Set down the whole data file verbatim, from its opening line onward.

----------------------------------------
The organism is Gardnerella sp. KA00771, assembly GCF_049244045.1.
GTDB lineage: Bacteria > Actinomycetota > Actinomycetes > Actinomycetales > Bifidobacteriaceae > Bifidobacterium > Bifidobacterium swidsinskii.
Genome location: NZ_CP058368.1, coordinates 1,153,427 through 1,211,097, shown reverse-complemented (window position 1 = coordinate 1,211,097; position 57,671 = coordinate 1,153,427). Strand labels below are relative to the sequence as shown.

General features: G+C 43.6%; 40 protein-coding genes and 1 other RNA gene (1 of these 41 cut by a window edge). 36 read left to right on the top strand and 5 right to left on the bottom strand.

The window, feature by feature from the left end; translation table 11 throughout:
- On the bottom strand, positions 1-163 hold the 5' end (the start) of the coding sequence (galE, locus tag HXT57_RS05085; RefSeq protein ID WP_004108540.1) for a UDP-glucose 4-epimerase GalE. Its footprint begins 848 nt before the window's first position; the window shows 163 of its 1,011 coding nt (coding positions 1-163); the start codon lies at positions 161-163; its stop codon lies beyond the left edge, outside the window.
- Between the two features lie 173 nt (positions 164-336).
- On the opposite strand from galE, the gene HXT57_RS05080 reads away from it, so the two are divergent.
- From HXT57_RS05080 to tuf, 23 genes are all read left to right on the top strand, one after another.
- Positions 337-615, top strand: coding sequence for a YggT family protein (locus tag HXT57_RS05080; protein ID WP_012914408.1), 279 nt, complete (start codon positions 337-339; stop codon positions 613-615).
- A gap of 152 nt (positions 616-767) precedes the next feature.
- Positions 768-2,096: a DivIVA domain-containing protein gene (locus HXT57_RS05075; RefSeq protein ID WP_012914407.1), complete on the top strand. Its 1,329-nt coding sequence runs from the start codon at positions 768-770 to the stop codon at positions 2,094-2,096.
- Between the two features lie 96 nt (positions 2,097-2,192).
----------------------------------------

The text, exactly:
The organism is Gardnerella sp. KA00771, assembly GCF_049244045.1.
GTDB lineage: Bacteria > Actinomycetota > Actinomycetes > Actinomycetales > Bifidobacteriaceae > Bifidobacterium > Bifidobacterium swidsinskii.
Genome location: NZ_CP058368.1, coordinates 1,153,427 through 1,211,097, shown reverse-complemented (window position 1 = coordinate 1,211,097; position 57,671 = coordinate 1,153,427). Strand labels below are relative to the sequence as shown.

General features: G+C 43.6%; 40 protein-coding genes and 1 other RNA gene (1 of these 41 cut by a window edge). 36 read left to right on the top strand and 5 right to left on the bottom strand.

The window, feature by feature from the left end; translation table 11 throughout:
- On the bottom strand, positions 1-163 hold the 5' end (the start) of the coding sequence (galE, locus tag HXT57_RS05085; RefSeq protein ID WP_004108540.1) for a UDP-glucose 4-epimerase GalE. Its footprint begins 848 nt before the window's first position; the window shows 163 of its 1,011 coding nt (coding positions 1-163); the start codon lies at positions 161-163; its stop codon lies beyond the left edge, outside the window.
- Between the two features lie 173 nt (positions 164-336).
- On the opposite strand from galE, the gene HXT57_RS05080 reads away from it, so the two are divergent.
- From HXT57_RS05080 to tuf, 23 genes are all read left to right on the top strand, one after another.
- Positions 337-615, top strand: coding sequence for a YggT family protein (locus tag HXT57_RS05080; protein ID WP_012914408.1), 279 nt, complete (start codon positions 337-339; stop codon positions 613-615).
- A gap of 152 nt (positions 616-767) precedes the next feature.
- Positions 768-2,096: a DivIVA domain-containing protein gene (locus HXT57_RS05075; RefSeq protein ID WP_012914407.1), complete on the top strand. Its 1,329-nt coding sequence runs from the start codon at positions 768-770 to the stop codon at positions 2,094-2,096.
- Between the two features lie 96 nt (positions 2,097-2,192).